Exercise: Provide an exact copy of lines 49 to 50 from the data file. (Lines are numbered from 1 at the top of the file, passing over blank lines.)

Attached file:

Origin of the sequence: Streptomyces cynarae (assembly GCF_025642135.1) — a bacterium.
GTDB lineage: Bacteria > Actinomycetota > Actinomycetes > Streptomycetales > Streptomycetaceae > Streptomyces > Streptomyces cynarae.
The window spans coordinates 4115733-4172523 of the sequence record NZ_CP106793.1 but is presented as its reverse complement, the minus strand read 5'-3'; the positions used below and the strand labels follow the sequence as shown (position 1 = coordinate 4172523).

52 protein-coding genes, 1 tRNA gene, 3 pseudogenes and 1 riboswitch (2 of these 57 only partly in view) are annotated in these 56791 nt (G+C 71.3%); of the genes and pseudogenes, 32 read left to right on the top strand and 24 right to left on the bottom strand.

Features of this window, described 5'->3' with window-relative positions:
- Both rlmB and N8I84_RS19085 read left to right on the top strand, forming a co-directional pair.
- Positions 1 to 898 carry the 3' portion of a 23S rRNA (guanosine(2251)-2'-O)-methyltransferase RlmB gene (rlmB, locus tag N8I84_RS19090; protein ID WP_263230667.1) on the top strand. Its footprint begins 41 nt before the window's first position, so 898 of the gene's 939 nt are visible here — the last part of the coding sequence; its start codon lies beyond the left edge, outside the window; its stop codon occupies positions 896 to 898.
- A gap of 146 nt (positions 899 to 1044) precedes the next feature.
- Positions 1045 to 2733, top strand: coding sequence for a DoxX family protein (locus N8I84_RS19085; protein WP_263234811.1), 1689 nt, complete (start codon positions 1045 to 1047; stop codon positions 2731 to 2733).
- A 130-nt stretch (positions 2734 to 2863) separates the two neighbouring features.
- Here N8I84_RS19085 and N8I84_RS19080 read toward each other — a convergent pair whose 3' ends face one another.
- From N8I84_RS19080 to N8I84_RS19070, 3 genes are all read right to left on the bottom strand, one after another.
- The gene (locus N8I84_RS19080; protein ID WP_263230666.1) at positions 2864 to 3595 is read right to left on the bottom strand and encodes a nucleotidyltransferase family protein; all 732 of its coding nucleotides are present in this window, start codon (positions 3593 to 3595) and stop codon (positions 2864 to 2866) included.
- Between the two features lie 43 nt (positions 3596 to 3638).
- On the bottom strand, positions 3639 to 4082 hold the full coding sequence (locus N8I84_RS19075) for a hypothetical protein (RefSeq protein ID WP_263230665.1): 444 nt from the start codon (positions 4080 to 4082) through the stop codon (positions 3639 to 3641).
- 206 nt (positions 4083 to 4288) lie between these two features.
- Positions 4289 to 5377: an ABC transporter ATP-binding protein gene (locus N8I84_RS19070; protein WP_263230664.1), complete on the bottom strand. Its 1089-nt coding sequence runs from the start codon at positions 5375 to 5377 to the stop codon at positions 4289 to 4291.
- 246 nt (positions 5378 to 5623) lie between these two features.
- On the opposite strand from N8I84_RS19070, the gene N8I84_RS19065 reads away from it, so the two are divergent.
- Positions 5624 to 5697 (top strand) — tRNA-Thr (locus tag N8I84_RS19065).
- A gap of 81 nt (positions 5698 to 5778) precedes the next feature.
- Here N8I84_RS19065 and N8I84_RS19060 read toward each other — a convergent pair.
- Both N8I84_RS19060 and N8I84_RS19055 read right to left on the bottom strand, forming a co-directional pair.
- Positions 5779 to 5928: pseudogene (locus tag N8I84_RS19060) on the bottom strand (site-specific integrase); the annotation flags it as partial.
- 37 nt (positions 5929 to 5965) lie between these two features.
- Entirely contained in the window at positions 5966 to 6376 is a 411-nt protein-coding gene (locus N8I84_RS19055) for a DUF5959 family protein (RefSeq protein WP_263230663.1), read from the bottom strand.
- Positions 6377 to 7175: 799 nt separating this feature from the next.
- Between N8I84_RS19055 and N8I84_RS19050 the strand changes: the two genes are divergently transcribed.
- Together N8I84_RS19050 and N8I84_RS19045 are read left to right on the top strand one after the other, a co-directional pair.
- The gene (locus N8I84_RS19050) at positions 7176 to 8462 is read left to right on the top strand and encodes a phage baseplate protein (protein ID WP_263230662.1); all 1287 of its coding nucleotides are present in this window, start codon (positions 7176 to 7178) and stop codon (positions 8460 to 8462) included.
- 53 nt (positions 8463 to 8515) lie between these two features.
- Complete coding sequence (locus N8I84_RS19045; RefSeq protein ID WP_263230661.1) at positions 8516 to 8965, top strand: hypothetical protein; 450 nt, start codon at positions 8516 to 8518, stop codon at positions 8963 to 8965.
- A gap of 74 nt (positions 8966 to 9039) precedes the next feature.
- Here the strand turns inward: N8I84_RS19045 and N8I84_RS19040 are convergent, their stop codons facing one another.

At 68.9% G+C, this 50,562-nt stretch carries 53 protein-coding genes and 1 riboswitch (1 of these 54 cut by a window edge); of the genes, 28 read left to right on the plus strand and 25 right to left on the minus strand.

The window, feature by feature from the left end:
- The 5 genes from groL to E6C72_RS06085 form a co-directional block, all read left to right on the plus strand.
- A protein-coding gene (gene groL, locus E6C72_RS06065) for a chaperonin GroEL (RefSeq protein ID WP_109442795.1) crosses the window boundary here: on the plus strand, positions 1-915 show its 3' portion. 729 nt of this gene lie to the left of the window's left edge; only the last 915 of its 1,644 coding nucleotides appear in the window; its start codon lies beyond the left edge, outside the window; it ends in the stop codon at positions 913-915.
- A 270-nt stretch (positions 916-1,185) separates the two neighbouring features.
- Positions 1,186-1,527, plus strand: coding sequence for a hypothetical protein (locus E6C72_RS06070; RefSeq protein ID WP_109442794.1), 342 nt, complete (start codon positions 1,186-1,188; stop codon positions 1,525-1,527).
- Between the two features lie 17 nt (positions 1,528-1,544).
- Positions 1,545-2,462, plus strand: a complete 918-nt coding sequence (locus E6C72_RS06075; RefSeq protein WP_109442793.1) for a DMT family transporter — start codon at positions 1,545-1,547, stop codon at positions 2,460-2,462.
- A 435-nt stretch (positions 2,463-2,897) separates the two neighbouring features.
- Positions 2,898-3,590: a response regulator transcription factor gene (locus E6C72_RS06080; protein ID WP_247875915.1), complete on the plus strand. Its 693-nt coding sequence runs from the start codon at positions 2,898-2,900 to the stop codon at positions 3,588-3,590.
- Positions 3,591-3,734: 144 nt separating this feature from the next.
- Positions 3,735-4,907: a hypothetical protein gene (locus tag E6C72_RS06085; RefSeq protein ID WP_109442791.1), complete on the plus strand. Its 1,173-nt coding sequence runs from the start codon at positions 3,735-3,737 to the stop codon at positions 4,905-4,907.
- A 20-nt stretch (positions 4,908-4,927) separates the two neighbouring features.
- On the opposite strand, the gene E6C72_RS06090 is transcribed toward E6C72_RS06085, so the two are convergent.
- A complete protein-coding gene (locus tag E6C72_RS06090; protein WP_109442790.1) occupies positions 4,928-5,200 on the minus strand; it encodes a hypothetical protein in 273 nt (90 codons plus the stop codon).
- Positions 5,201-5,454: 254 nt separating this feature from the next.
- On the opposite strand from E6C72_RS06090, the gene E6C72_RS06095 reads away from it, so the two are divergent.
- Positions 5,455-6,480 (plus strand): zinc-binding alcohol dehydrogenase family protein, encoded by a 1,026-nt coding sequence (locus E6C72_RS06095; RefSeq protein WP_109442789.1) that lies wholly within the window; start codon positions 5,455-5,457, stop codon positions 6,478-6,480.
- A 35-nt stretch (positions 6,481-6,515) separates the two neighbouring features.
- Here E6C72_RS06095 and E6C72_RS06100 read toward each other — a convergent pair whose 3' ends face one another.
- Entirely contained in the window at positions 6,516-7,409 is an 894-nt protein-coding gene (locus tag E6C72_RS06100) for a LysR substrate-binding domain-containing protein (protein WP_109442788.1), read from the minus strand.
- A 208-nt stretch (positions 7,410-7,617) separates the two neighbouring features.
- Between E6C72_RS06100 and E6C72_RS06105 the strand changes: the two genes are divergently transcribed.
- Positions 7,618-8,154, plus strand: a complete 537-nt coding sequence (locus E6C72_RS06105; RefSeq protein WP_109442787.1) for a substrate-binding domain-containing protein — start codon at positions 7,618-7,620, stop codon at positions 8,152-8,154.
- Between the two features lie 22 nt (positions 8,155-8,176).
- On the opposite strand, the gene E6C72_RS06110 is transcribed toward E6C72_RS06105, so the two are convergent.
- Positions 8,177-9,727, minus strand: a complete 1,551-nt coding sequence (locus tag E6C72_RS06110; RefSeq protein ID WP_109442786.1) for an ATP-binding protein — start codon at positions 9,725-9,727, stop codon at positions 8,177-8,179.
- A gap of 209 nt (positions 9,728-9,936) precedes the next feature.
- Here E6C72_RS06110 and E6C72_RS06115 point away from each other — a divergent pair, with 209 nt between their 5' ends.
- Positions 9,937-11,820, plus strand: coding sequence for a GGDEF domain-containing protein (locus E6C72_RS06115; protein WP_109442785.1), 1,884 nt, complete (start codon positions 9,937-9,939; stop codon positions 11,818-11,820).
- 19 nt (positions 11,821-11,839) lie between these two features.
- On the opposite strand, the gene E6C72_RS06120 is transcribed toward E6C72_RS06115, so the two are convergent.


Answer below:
- A complete protein-coding gene (locus tag E6C72_RS06090; protein WP_109442790.1) occupies positions 4,928-5,200 on the minus strand; it encodes a hypothetical protein in 273 nt (90 codons plus the stop codon).
- Positions 5,201-5,454: 254 nt separating this feature from the next.